In your situation, I wouldn't wait for parents' evening - ask for a brief before or after school meeting and explain the situation as you have here and ask for your dd's book to be changed more frequently.

OhThisIsJustGrape Thu 14-Feb-13 16:41:07

Teacher is just so snippy though and makes me feel like I'm the pushiest parent ever - which I'm not, and certainly don't think I'm being about this issue. She's a bit odd really and don't want to make an enemy of her, it's difficult as she's seems so defensive whenever I approach her.

christinarossetti Thu 14-Feb-13 17:00:45

The library is your friend, then!

mrz Thu 14-Feb-13 17:05:19

If the school is using Dandelion readers I would stick with them or perhaps look at

simpson Thu 14-Feb-13 20:35:57

My local library had some phonics corner books which were fab.

I would keep trying to get hold of the songbird books as they are great too (try amazon).

ORT has it's place, but they are not hugely phonetic.

mrz Thu 14-Feb-13 20:38:40

OhThisIsJustGrape do you know which phonic programme is being used with the Dandelion books

simpson Thu 14-Feb-13 22:49:00

I have not found one set of school reading books that are great. They all have their downside (although dandelion books seem ok).

DD has just been put back onto the dreaded JP books sad

learnandsay Thu 14-Feb-13 23:01:05

I think it's the teacher's job to explain in terms that mum can understand if she wants a child to study the-little-blue-book when mum says no, the little-blue-book is just too easy. Because the simplest thing in the world to do is just chuck the school book in the corner and forget about it. If mum (maybe mistakenly) thinks that Little Charlotte is getting so much from reading War & Peace, and nothing from ORT Songbirds 12787, then Tolstoy it is.

simpson Thu 14-Feb-13 23:06:37

I am not sad that DD has been put back on them as they are lower just that she hates them iyswim.

The teacher told me that DD is very strong in fiction and has a muxh higher level book for that too but needs to practise non fiction more (which I agree with) but its hard finding a decent non fiction school book I guess.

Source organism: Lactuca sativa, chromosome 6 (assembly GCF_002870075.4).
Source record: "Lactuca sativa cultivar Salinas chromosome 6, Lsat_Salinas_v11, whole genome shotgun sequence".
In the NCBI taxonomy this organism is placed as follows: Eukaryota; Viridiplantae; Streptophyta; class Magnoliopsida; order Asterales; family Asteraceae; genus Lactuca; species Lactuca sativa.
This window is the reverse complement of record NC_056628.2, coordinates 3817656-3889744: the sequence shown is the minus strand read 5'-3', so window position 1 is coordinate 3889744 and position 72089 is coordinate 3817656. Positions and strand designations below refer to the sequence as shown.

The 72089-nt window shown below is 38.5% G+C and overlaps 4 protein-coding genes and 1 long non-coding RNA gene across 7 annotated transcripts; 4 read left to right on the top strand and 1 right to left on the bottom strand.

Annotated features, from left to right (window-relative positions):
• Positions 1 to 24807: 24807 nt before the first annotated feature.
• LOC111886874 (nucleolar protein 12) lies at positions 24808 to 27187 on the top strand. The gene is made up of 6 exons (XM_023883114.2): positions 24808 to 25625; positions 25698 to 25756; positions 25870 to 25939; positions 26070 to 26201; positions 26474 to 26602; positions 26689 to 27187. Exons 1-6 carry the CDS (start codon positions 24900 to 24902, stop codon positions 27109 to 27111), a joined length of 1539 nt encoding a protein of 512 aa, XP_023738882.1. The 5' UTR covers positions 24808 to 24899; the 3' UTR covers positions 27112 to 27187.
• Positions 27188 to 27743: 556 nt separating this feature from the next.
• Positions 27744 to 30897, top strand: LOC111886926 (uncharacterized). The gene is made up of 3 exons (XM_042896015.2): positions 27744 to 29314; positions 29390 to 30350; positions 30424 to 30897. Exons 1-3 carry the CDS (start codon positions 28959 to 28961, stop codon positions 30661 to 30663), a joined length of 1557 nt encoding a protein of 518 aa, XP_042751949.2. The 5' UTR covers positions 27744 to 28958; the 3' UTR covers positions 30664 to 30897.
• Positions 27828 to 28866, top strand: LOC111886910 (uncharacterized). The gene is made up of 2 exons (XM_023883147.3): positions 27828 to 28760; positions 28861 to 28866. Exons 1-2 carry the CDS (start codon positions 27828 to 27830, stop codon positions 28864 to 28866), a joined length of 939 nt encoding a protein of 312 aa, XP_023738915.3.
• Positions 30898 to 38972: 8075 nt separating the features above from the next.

Out of 5 we have had from the school so far, DD has refused to read 3 <<sigh>>

learnandsay Thu 14-Feb-13 23:20:25

(Hi, s, I think your daughter is probably an exception.) For most mums, if there's a difference of opinion about whether the reading scheme is right or relevant then the teacher needs to explain. If they're paying attention and have a scheme where all books at all levels have to be read, and if they have a child who reads at a million miles an hour, it won't be long before they run out of relevant books for Little Charlotte to read. Some say why not let Charlotte choose her own books at that point?

If the teacher says no, I think she should explain in terms mum understands why she has said no. (Otherwise, if mum is a stubborn old cow, she'll just say flip the school reading scheme and invent her own reading scheme at home.)

simpson Thu 14-Feb-13 23:21:56

Well I do agree and had the same situation with DS (although no explanation) so he had shit easy books for ages....

learnandsay Thu 14-Feb-13 23:28:23

If I hadn't taught may daughter to read myself such a trap would have been possible for her too because if the school didn't progress her I would be left like a lot of mums saying "progress, progress, progress" and getting ignored. But as I've taught her, to progress her all I have to do is take her to the library.

We're not stuck in the system because we were never in the system in the first place.

I've heard some mums saying that their children can't read books with unfamiliar sounds in them. I don't know if the failure there is on mum's account or on the child's. I suspect that with mum's help a lot of children could read a lot more local library books.

simpson Thu 14-Feb-13 23:51:11

I have loads of non fiction books at home so I am going to encourage her to read them this half term.

They are a lot more fun than the school books. I have not had a problem with the fiction ones at all (she has a good one this week) just NF sad

learnandsay Fri 15-Feb-13 00:07:17

Maybe there is a reason why some schools or some teachers can't be more flexible??!

Mrz seems to say often that she doesn't mind what the children read as long as they read and she seems to get good results. But, with any system I can see why the controller would want to call the shots and tell pupils what they must read and when they must read it. It's easier, possibly not better or more effective but certainly easier.

dixiechick1975 Fri 15-Feb-13 01:40:43

Reading chest may also work for you.

I've only used it short term over the summer hols but DD loved getting books in the post and you can try a variety of different schemes.

Cat98 Fri 15-Feb-13 08:34:50

I second reading chest.
Ds only gets one book a week from school, I like to hear him read most nights so we use the library and also reading chest. It's great because you know the books you get will be on the appropriate level. Ds thinks its a treat as well when it arrives by post for him!

simpson Fri 15-Feb-13 09:24:24

Another one who loves the reading chest.

Hawise Fri 15-Feb-13 09:33:18

Reading chest is fantastic if you can afford it. We go to the library three days a week and dd chooses books. However, with Reading chest I feel like it is more structured, she reads through books at her level and the library books she chooses whatever takes her fancy. I don't stress about what books she gets from school now, esp. as books are only changed once a week and we have got repeats on numerous occasions.